But really to know how life does things, it is necessary to know why life does things. And this cannot be known without the joining together in ourselves of feeling, instinct, and thought. The greatness of modern science is rooted in its courageous effort of reliance on what it considered the pure intellect as it was joined to and supported by a rediscovered respect for the bodily senses–which, in a larger meaning of the term, form part of the "instinctive" functions of the human psyche–as the source of knowledge. But in this revolutionary development of modern science, what was forgotten–for reasons having partly to do with the widespread cultural blunting and degradation of the meaning of faith in the religious institutions of the West–is that the heart, the power of profound feeling, is absolutely necessary in order both to be good and to see the good, to know the good that is an objective–yes, objective, attribute of the real world out there. Losing this meaning of the human heart, losing the feeling component of knowing, science easily becomes scientism and easily leads to the belief that there is no objective value in the world. And this in turn leads to the moral relativism that has become the source of despair in our culture and especially in our younger generation. Of course, no less despairing, but not as obviously so, is what is simply the other side of the coin of moral relativism, namely, moral absolutism, the tyranny of the emotional reactivity masquerading as the human heart.

Here is the truly revolutionary aspect of this ancient vision: it is telling us that it is impossible for a human individual, for [hu]mankind, to have real knowledge without at the same time having virtue. When it is said–and it is said and seen by everyone now who has any eyes at all–that our knowledge has gone far beyond our morality, this is the same thing as to say that we need to rediscover how to join the attention of the heart to the powers of the mind and the perceptions of the senses. And this is to say, simply, that our being must catch up with our knowing. We must begin to confront a mysterious directive offered by two of the greatest minds of the twentieth century: Martin Heidegger and G.I. Gurdjieff. Each spoke in his own way–Heidegger as a philosopher, and Gurdjieff as an "awakener"–of the need to think deeply, to ponder, to contemplate the one ultimate question: the Being of beings. What can such words mean to us! And why should they be, how could they be, the most important question that our world has to face? They sound so abstract, maybe even meaningless, so removed from the flesh-and-blood problems of our world and everyday life.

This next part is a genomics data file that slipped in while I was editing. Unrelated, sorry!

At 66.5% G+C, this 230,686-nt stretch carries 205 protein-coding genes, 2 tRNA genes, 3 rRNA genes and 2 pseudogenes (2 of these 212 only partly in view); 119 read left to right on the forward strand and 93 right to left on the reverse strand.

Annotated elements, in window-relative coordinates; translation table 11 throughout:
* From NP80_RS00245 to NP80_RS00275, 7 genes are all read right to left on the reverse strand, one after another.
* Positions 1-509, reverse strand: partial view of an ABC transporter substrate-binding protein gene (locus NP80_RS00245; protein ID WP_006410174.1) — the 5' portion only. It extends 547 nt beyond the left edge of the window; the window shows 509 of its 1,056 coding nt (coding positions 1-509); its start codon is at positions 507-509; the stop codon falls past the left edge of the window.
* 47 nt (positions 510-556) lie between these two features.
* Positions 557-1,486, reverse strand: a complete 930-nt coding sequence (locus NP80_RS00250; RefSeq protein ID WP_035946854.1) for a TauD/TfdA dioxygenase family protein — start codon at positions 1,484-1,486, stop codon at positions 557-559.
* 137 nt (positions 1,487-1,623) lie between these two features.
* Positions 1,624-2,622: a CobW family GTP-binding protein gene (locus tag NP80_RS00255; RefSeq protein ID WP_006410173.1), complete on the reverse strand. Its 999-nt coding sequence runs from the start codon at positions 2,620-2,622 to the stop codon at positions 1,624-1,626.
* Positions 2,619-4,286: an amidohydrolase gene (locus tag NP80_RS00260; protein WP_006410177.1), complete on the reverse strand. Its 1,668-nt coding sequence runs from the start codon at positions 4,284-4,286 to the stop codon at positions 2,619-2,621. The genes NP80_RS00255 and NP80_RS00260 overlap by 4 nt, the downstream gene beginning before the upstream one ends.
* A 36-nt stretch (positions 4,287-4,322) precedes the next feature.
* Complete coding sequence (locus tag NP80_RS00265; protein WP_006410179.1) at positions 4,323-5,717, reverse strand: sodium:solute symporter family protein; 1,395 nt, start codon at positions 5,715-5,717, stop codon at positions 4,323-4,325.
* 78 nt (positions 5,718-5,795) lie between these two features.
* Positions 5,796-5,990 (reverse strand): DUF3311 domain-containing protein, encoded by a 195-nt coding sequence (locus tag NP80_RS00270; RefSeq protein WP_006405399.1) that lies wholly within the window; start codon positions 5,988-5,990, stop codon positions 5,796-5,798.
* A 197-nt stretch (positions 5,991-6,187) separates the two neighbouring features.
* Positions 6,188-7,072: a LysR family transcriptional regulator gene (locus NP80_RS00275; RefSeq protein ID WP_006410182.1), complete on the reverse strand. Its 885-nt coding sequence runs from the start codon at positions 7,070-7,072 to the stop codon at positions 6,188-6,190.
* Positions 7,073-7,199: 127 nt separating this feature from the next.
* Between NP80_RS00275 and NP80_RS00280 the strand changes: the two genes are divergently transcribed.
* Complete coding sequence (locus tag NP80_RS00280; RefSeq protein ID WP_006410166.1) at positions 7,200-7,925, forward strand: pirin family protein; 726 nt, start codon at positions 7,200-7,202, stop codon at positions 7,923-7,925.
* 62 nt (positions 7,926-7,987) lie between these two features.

But step outside one starry night. Go to a place where the "light pollution" of man-made cities is lessened. Go to a place out there and in here where our inventions of concepts and explanations no longer obscure the subtle intimations of higher truths within oneself. And look up at all those shining worlds.

What do you feel?

No. That is not the only question to ask oneself.

The question is: what do you know? It is the same question.

Then observe your inner state. Could you hate? Could you be overwhelmed by envy or resentment? Could you dishonor any man or any woman? Is it not true that your wish to know more and more about the great world around you is now joined to the deep yearning to serve one’s neighbor and whatever it is that is, for you and for me, God? Is it not true that no man or woman has ever committed a crime in the state of wonder? Is it not true that there is such a thing as sacred knowing? And can there be any real knowing, worthy of the name, that is not embedded in a sense of the sacred out there and in oneself? Does our world cry out for anything more fundamental than this sense of the cosmos?

Adapted, with permission of Monkfish Publishing, from A Sense of the Cosmos: Scientific Knowledge and Spiritual Truth, ©2003.

Jacob Needleman is a professor of philosophy at San Francisco State University and author of The American Soul and Money and the Meaning of Life.